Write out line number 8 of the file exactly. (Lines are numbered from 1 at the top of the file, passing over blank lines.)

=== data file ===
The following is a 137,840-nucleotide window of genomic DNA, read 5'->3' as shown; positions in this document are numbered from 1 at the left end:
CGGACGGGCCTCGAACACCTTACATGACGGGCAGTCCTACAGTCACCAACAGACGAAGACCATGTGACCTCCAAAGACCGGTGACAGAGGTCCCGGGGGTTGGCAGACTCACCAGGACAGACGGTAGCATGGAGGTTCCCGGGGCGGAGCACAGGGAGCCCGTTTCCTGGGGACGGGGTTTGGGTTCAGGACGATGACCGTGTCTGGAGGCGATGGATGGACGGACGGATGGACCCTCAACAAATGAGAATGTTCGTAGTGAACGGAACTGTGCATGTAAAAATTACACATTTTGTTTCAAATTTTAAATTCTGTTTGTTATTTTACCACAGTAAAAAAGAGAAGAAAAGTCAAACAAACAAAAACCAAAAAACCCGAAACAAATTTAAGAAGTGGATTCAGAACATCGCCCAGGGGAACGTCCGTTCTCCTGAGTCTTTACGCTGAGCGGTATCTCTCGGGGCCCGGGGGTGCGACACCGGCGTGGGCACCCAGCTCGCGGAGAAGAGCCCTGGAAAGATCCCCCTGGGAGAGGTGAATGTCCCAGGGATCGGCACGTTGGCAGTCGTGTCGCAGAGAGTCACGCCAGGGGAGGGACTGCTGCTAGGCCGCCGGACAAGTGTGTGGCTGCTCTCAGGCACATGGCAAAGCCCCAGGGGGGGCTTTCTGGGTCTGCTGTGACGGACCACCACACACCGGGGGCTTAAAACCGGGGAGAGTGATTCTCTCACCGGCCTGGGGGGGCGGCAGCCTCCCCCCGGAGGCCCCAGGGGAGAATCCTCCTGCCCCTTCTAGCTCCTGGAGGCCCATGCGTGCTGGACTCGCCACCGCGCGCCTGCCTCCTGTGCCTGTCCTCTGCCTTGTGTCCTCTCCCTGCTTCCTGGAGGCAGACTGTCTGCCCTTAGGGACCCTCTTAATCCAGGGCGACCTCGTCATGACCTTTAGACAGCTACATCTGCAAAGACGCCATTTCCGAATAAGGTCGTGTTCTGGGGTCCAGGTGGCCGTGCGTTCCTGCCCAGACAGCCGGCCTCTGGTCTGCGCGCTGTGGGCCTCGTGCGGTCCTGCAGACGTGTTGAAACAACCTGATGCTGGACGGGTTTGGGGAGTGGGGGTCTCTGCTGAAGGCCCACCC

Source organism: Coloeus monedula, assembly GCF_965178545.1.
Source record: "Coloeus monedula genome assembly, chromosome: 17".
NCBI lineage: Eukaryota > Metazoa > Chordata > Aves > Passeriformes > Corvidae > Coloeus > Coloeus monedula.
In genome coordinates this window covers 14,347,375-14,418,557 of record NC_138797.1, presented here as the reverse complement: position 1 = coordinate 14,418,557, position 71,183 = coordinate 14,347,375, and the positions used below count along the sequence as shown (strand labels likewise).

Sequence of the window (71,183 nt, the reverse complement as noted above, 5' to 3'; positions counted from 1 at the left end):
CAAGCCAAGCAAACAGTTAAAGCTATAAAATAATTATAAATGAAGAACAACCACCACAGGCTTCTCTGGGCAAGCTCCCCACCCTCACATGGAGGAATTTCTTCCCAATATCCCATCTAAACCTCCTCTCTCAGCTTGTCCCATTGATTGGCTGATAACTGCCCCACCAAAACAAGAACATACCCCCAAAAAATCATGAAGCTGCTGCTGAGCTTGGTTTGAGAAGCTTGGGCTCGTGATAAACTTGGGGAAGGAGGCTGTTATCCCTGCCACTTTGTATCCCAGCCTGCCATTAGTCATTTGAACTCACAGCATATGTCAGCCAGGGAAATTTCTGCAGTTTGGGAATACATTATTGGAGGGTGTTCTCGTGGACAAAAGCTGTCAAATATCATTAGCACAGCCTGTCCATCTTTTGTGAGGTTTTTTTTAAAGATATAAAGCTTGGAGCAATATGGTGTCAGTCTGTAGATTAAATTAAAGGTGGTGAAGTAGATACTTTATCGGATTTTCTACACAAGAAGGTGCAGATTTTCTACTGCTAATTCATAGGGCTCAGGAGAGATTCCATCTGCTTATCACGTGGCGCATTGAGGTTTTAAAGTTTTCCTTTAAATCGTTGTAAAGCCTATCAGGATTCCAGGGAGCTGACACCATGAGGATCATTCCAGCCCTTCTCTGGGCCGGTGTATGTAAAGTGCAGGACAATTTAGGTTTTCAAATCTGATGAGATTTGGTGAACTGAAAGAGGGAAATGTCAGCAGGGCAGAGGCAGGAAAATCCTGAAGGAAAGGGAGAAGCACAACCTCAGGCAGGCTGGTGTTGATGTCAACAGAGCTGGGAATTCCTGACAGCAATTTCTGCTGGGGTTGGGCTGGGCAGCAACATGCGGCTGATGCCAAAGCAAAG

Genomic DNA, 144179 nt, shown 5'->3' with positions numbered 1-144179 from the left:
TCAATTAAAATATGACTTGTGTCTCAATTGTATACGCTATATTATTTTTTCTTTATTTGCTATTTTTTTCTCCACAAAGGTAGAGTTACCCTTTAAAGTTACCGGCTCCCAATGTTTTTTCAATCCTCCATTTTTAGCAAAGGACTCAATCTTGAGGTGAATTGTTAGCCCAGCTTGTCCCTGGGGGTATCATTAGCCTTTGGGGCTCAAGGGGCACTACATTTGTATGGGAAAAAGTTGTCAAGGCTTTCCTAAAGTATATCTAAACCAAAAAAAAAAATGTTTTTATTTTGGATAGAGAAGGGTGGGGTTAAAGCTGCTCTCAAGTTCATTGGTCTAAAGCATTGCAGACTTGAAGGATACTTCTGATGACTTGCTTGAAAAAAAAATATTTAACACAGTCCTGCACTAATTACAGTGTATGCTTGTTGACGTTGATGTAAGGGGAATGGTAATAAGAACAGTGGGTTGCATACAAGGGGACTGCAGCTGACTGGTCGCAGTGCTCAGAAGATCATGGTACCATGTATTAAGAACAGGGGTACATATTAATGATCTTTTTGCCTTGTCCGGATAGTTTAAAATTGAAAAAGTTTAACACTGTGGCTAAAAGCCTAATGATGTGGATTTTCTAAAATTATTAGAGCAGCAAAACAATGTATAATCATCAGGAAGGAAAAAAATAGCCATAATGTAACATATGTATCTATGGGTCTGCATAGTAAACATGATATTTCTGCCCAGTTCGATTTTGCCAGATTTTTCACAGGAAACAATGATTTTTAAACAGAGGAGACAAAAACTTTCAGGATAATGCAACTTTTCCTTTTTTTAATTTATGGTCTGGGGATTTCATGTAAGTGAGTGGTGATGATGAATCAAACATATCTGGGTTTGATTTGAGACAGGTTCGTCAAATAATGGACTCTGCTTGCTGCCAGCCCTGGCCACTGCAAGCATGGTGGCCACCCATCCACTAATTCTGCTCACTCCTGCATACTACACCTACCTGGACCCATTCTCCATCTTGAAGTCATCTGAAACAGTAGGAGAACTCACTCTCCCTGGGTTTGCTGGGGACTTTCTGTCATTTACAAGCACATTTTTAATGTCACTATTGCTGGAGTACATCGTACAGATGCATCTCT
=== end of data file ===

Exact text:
CAAGCCAAGCAAACAGTTAAAGCTATAAAATAATTATAAATGAAGAACAACCACCACAGGCTTCTCTGGGCAAGCTCCCCACCCTCACATGGAGGAATTTCTTCCCAATATCCCATCTAAACCTCCTCTCTCAGCTTGTCCCATTGATTGGCTGATAACTGCCCCACCAAAACAAGAACATACCCCCAAAAAATCATGAAGCTGCTGCTGAGCTTGGTTTGAGAAGCTTGGGCTCGTGATAAACTTGGGGAAGGAGGCTGTTATCCCTGCCACTTTGTATCCCAGCCTGCCATTAGTCATTTGAACTCACAGCATATGTCAGCCAGGGAAATTTCTGCAGTTTGGGAATACATTATTGGAGGGTGTTCTCGTGGACAAAAGCTGTCAAATATCATTAGCACAGCCTGTCCATCTTTTGTGAGGTTTTTTTTAAAGATATAAAGCTTGGAGCAATATGGTGTCAGTCTGTAGATTAAATTAAAGGTGGTGAAGTAGATACTTTATCGGATTTTCTACACAAGAAGGTGCAGATTTTCTACTGCTAATTCATAGGGCTCAGGAGAGATTCCATCTGCTTATCACGTGGCGCATTGAGGTTTTAAAGTTTTCCTTTAAATCGTTGTAAAGCCTATCAGGATTCCAGGGAGCTGACACCATGAGGATCATTCCAGCCCTTCTCTGGGCCGGTGTATGTAAAGTGCAGGACAATTTAGGTTTTCAAATCTGATGAGATTTGGTGAACTGAAAGAGGGAAATGTCAGCAGGGCAGAGGCAGGAAAATCCTGAAGGAAAGGGAGAAGCACAACCTCAGGCAGGCTGGTGTTGATGTCAACAGAGCTGGGAATTCCTGACAGCAATTTCTGCTGGGGTTGGGCTGGGCAGCAACATGCGGCTGATGCCAAAGCAAAG